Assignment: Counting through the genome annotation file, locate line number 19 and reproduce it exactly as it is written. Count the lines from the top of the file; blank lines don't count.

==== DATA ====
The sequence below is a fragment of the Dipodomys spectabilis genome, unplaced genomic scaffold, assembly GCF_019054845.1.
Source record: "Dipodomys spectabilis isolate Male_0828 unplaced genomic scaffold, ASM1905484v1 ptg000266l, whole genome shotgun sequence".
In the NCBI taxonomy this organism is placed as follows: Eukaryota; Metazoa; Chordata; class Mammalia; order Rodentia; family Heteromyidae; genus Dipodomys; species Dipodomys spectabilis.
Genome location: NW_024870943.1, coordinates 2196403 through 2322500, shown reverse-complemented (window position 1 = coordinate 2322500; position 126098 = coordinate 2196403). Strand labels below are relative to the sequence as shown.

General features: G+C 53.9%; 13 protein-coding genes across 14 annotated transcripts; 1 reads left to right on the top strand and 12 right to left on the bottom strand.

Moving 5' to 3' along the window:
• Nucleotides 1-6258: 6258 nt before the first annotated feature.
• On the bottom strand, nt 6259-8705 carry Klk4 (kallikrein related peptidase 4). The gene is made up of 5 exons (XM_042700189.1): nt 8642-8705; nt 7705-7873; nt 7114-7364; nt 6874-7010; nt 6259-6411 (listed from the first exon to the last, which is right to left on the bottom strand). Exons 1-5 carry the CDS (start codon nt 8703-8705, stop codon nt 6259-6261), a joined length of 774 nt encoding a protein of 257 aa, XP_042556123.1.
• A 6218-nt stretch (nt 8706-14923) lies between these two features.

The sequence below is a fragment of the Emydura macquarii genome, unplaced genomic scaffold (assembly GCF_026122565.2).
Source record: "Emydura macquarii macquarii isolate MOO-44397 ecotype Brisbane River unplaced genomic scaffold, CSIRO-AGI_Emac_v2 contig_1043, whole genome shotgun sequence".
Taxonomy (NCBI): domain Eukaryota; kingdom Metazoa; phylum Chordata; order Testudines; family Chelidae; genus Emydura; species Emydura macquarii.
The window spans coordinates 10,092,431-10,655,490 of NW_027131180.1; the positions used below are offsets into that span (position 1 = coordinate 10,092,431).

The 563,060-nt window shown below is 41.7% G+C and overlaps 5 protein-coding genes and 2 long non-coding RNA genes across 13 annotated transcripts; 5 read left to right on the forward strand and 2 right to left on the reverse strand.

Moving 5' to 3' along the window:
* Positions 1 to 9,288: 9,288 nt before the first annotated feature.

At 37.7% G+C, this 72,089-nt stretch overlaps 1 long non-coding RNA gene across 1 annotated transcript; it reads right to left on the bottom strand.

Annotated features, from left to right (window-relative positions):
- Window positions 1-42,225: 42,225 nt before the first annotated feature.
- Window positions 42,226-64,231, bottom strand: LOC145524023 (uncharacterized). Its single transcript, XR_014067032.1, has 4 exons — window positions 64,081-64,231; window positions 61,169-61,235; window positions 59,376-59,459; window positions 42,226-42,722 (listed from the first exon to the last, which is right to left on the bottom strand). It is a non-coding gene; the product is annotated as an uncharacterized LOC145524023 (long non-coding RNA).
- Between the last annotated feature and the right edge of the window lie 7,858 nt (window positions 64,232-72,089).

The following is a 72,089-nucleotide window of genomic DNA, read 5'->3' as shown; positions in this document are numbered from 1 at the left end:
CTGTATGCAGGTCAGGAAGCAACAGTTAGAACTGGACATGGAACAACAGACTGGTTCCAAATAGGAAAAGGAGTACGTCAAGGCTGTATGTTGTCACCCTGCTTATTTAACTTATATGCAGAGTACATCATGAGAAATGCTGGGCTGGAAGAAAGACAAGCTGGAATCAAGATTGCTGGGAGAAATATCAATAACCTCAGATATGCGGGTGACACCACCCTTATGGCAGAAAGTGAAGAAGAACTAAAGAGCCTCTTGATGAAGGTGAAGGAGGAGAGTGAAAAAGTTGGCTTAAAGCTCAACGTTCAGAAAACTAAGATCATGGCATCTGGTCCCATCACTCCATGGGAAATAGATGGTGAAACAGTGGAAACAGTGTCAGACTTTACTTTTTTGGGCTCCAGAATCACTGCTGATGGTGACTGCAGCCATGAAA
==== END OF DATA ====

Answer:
- Window positions 1-42,225: 42,225 nt before the first annotated feature.